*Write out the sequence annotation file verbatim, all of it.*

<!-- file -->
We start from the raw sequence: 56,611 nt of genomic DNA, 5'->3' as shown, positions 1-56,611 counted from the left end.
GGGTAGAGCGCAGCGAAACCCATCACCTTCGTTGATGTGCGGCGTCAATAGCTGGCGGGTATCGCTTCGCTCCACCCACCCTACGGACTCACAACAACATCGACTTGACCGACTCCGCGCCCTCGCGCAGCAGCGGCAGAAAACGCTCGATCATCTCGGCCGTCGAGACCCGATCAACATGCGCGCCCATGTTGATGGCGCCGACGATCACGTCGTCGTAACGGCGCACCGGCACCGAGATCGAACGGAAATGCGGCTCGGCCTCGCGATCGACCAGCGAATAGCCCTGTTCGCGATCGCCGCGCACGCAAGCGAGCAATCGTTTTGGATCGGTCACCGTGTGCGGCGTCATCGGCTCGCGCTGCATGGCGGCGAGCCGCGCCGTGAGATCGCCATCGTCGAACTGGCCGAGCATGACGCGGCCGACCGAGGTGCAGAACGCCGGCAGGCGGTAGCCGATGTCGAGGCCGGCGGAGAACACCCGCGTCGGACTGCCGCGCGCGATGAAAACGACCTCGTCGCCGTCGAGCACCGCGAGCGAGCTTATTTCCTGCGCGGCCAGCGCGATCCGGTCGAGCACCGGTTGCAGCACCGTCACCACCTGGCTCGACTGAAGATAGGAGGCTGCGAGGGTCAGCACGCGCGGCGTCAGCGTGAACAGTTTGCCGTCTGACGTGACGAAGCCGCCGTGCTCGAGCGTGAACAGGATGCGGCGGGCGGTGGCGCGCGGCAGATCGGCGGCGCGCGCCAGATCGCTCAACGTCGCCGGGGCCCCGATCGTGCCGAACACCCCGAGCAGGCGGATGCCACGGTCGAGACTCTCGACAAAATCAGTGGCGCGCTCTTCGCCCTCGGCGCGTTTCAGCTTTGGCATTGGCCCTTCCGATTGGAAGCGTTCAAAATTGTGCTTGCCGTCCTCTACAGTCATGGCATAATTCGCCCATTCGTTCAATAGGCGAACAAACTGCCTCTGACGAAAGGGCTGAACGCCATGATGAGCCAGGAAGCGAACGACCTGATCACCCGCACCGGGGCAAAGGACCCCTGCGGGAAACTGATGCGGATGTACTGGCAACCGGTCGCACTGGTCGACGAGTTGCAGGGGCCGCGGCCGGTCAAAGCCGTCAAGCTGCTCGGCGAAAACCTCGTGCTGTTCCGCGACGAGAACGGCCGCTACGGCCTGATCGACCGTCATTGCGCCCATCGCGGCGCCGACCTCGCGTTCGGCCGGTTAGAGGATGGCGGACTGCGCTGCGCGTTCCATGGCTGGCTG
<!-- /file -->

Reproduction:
We start from the raw sequence: 56,611 nt of genomic DNA, 5'->3' as shown, positions 1-56,611 counted from the left end.
GGGTAGAGCGCAGCGAAACCCATCACCTTCGTTGATGTGCGGCGTCAATAGCTGGCGGGTATCGCTTCGCTCCACCCACCCTACGGACTCACAACAACATCGACTTGACCGACTCCGCGCCCTCGCGCAGCAGCGGCAGAAAACGCTCGATCATCTCGGCCGTCGAGACCCGATCAACATGCGCGCCCATGTTGATGGCGCCGACGATCACGTCGTCGTAACGGCGCACCGGCACCGAGATCGAACGGAAATGCGGCTCGGCCTCGCGATCGACCAGCGAATAGCCCTGTTCGCGATCGCCGCGCACGCAAGCGAGCAATCGTTTTGGATCGGTCACCGTGTGCGGCGTCATCGGCTCGCGCTGCATGGCGGCGAGCCGCGCCGTGAGATCGCCATCGTCGAACTGGCCGAGCATGACGCGGCCGACCGAGGTGCAGAACGCCGGCAGGCGGTAGCCGATGTCGAGGCCGGCGGAGAACACCCGCGTCGGACTGCCGCGCGCGATGAAAACGACCTCGTCGCCGTCGAGCACCGCGAGCGAGCTTATTTCCTGCGCGGCCAGCGCGATCCGGTCGAGCACCGGTTGCAGCACCGTCACCACCTGGCTCGACTGAAGATAGGAGGCTGCGAGGGTCAGCACGCGCGGCGTCAGCGTGAACAGTTTGCCGTCTGACGTGACGAAGCCGCCGTGCTCGAGCGTGAACAGGATGCGGCGGGCGGTGGCGCGCGGCAGATCGGCGGCGCGCGCCAGATCGCTCAACGTCGCCGGGGCCCCGATCGTGCCGAACACCCCGAGCAGGCGGATGCCACGGTCGAGACTCTCGACAAAATCAGTGGCGCGCTCTTCGCCCTCGGCGCGTTTCAGCTTTGGCATTGGCCCTTCCGATTGGAAGCGTTCAAAATTGTGCTTGCCGTCCTCTACAGTCATGGCATAATTCGCCCATTCGTTCAATAGGCGAACAAACTGCCTCTGACGAAAGGGCTGAACGCCATGATGAGCCAGGAAGCGAACGACCTGATCACCCGCACCGGGGCAAAGGACCCCTGCGGGAAACTGATGCGGATGTACTGGCAACCGGTCGCACTGGTCGACGAGTTGCAGGGGCCGCGGCCGGTCAAAGCCGTCAAGCTGCTCGGCGAAAACCTCGTGCTGTTCCGCGACGAGAACGGCCGCTACGGCCTGATCGACCGTCATTGCGCCCATCGCGGCGCCGACCTCGCGTTCGGCCGGTTAGAGGATGGCGGACTGCGCTGCGCGTTCCATGGCTGGCTG